Whilst we're at it, I have heard from sources unreliable that the French didn't particularly care for the iron monstrosity gracing their capital for quite a long while after it was built. Apparently people used to say that the best spot in Paris was the top of the tower, since it was the only place from which you couldn't see it.

This is not true, of course, you can look down :)

Either way, seeing the Eiffel Tower for the first time was my first visual tip that I was really in Europe. I'd seen pictures of it before of course, I'd been forced to study French in the first few years of highschool. Seeing the tower in all its glory was quite an experience.

I got over it quickly, however. A group of people and I walked up to the Arc De Triomphe which I found to be a far more impressive sight. Coming back though, it was dark and we experienced the unexpected sight of the tower lit up by hundreds of flickering lights. That made it look a lot more interesting.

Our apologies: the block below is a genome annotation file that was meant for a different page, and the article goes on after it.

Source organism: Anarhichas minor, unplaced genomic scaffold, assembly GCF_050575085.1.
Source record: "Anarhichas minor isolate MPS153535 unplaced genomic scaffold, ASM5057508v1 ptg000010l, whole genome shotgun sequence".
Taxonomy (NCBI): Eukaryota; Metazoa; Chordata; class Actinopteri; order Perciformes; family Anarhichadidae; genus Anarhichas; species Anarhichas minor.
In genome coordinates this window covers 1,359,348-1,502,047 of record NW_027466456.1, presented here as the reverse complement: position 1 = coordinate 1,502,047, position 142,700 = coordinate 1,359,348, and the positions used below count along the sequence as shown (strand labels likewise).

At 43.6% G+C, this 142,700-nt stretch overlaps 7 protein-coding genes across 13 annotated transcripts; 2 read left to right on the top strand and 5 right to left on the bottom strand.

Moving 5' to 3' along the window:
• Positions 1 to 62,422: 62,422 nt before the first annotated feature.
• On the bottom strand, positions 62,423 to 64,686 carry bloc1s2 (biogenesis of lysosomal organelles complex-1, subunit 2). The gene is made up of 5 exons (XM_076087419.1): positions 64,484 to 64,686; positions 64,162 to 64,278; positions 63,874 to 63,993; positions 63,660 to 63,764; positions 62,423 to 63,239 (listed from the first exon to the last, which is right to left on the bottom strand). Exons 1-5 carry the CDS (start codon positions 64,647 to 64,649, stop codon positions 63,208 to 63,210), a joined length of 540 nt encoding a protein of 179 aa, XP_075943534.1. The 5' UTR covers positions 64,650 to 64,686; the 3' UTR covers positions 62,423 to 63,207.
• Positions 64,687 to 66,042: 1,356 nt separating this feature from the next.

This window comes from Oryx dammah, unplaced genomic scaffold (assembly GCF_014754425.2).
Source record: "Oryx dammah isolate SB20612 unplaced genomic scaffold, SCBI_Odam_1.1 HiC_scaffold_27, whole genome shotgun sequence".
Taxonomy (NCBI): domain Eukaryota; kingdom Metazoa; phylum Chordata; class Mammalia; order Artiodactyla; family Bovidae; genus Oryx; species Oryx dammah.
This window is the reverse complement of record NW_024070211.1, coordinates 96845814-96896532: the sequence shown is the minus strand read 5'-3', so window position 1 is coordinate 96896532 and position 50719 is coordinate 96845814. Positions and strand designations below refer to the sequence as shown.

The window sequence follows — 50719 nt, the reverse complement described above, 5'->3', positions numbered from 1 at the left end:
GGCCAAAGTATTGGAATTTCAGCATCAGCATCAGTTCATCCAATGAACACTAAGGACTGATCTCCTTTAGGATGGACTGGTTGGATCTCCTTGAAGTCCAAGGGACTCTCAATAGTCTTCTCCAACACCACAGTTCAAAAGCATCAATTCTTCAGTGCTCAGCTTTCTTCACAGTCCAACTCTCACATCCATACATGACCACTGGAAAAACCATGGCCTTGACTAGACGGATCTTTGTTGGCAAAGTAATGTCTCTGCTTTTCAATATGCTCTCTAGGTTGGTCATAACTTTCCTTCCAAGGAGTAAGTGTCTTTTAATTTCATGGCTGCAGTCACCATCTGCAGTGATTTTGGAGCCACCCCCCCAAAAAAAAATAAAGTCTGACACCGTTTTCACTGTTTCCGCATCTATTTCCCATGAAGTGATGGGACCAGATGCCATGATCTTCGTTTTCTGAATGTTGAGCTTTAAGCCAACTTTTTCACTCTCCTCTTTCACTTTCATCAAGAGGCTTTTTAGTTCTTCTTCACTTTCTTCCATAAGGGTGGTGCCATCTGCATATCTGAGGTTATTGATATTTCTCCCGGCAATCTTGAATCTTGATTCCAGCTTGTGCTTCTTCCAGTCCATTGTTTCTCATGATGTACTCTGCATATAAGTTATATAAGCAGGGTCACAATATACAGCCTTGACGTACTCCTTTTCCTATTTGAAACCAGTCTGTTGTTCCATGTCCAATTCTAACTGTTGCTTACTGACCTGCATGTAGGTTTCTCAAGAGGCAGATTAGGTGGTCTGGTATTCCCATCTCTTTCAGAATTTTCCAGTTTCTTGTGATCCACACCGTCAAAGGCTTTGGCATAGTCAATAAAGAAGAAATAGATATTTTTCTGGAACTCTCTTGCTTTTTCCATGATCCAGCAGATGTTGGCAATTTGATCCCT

(Incidentally, at the time we had stumbled across the infamous tunnel wherein Princess Diana and Dodi had met their unfortunate demise. You can see the tower across the Seine from there.)

That was my first time in Paris, and I didn't like the city enough at that time to really be bothered climbing the tower. I was also without my girlfriend and somehow it didn't seem like it would be the same in Paris without one's partner to do all the cliche things one does when one is a tourist.

So I simply walked back past the tower, past all the street vendors selling tacky miniature towers for about 5FRF and left for Munich the next day.

The third time I was in Paris I was with my girlfriend, and we did go up the tower. A few tips here. Firstly: jump queues. You'll wait forever otherwise, and it's almost expected of the French. Secondly: climb the tower at dusk. Paris by night from the top of the tower is a spectacular sight. Finally: walk down the stairs of the tower for the last two levels. You can catch the elevator, but don't. It's both quicker and a much better experience to walk down the stairs.